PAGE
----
Every passionate baseball fan either loves the Yankees or hates the Yankees. There is no middle ground. I hate them. But, like most passionate baseball fans that hate the Yankees, I love hating them. I do not wish ill will (at least away from the game) on Derek Jeter, the Steinbrenners, anyone, or anything else that makes the Yankees the Yankees. It would not make sense for me to. I love hating them too much to want any of it to go away, or change in any way.
That is why Yankee lovers and haters alike have to be sad to see Yankee stadium go. It will always be part of what made the Yankees the Yankees. It was the home to so many legendary moments, teams, and players. When I think of the place, I see Josh Hamilton's home run derby barrage and Curt Schilling's bloody sock. I remember how my heart raged when Aaron Boone sent a Tim Wakefield knuckleball into the standing, sending the Yankees to yet another World Series. I also remember how my heart sunk when Jim Leyritz pushed the '95 M's to the brink of elimination in a gut-wrenching 15-inning marathon. These are the Yankee Stadium moments I vividly remember, and they almost get lost in the crowd of Yankee Stadium memories. More than anything else, that speaks to the overwhelming nature of Yankee Stadium, the very ovewhelming nature that is the source of Yankee Stadium's mystique.
I hated Yankee Stadium. I hated the mystique, especially in the playoffs. Maybe I was jealous, maybe I found it unfair. I have never stopped to think why I hated the mystique so much. What matters is that I hated it, and I loved hating it. Hating the mystique made every Yankee Stadium game so much more interesting and memorable.
I had to watch the last game in Yankee Stadium. Since I hate the Yankees, I hoped that they would lose. Yankee Stadium is defined so much by all the great Yankee triumphs, so it would have been so precious for its last memory to be of failure. Plus, a loss would have mathematically eliminated the Yankees from playoff contention, making a loss even sweeter. How ironic would it have been if the Yankees had been knocked out of playoff contention in their final game at Yankee Stadium? As a Yankee hater, I could not think of a better ending.
The game started well enough, and my excitement grew. Then, the Yankees came back with a homer from Johnny Damon that just cleared the short right field porch. Even though Johnny is on my fantasy team, I was mad. It was a cheap home run, the kind of fly ball that would have been an out in every other stadium. Once again, the Yankees were taking control of a game thanks to the stupid layout of Yankee Stadium. I was mad and frustrated. Making matters worse, Andy Pettitte settled down and Jose Molina hit a homer to extend the lead. What business did Jose Molina have hitting a big home run? It is just like the Yankees in Yankee Stadium to get unlikely contributions at crucial times. It is not fair at all. Finally, Mariano Rivera came out in the ninth and sucked the final remaining life out of the Orioles, ending their misery and mine.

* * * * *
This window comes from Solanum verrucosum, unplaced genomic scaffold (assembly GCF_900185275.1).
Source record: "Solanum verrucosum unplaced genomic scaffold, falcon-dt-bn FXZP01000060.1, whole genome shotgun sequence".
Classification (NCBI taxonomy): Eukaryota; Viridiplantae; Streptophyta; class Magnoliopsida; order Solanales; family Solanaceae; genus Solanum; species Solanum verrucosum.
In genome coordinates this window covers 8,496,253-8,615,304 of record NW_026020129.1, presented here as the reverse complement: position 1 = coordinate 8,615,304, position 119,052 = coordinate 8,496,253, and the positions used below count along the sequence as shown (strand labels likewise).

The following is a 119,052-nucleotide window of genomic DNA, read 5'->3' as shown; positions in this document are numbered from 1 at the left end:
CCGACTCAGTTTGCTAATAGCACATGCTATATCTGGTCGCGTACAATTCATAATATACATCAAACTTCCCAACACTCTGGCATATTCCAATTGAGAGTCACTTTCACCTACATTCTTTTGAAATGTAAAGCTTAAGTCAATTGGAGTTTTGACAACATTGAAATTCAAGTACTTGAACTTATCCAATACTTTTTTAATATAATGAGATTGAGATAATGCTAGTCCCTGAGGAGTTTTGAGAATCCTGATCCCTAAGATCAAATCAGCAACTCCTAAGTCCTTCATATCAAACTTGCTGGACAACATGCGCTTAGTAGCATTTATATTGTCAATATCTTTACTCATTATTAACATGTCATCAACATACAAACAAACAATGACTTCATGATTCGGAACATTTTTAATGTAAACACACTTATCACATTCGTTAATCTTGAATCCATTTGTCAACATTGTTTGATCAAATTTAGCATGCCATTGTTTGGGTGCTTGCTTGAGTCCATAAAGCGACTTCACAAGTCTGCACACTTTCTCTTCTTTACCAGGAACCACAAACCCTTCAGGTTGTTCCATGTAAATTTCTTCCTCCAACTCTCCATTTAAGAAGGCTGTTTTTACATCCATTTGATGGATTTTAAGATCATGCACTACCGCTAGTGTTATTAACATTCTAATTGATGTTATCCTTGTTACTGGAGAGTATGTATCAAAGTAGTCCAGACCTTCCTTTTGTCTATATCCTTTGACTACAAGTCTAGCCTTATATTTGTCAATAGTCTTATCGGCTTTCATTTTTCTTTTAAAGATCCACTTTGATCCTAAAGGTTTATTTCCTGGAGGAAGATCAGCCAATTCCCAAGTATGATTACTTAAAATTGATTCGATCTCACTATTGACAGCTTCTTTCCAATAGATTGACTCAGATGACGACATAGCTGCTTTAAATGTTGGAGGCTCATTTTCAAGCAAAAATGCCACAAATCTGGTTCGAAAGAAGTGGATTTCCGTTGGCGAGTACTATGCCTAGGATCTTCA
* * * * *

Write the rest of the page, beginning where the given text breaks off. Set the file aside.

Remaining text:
Tonight felt like such a typical Yankees game. I wanted them to lose, got my hopes up, and then players stepped up and did unlikely things to give New York the lead. My smiling lips quickly gave way to furrowed brows, and inevitable disappointment set in as Rivera made his final trek to the hallowed Yankee Stadium mound. I could not help but think of all the times over the years that I was convinced Rivera was due to fail as he took that mound, and how every time he let me down by not letting down the Yankees.
Everything about Yankee Stadium's last game, from the ceremonies to the game itself, reminded me why I hate the Yankees so much. The history, the tradition, the narcissism, the entitlement, the winning - it was all there. My heart sank as Rivera buzzed through the Orioles with his cutter, and I glared as Jeter gushed about how great Yankee fans are.
At the risk of sounding like a masochist, I would not have wanted it any other way either. It would not have felt quite right if I had not been frustrated, disappointed, or perturbed at any point of Yankee Stadium's final game. I love hating the Yankees, and it was nice that everything felt like business as usual in Yankee Stadium's final game.
Yankee Stadium needed to be replaced. It was out of date. The new Yankee Stadium will be nicer in almost every way imaginable, from fan amenities to architectural detail. It looks like an ideal blend between the past and present (though at an exorbitant price, if you agree with Dennis Kucinich). Still, change means that things will be different. For the sake of Yankee haters and lovers alike, I hope things do not change that much.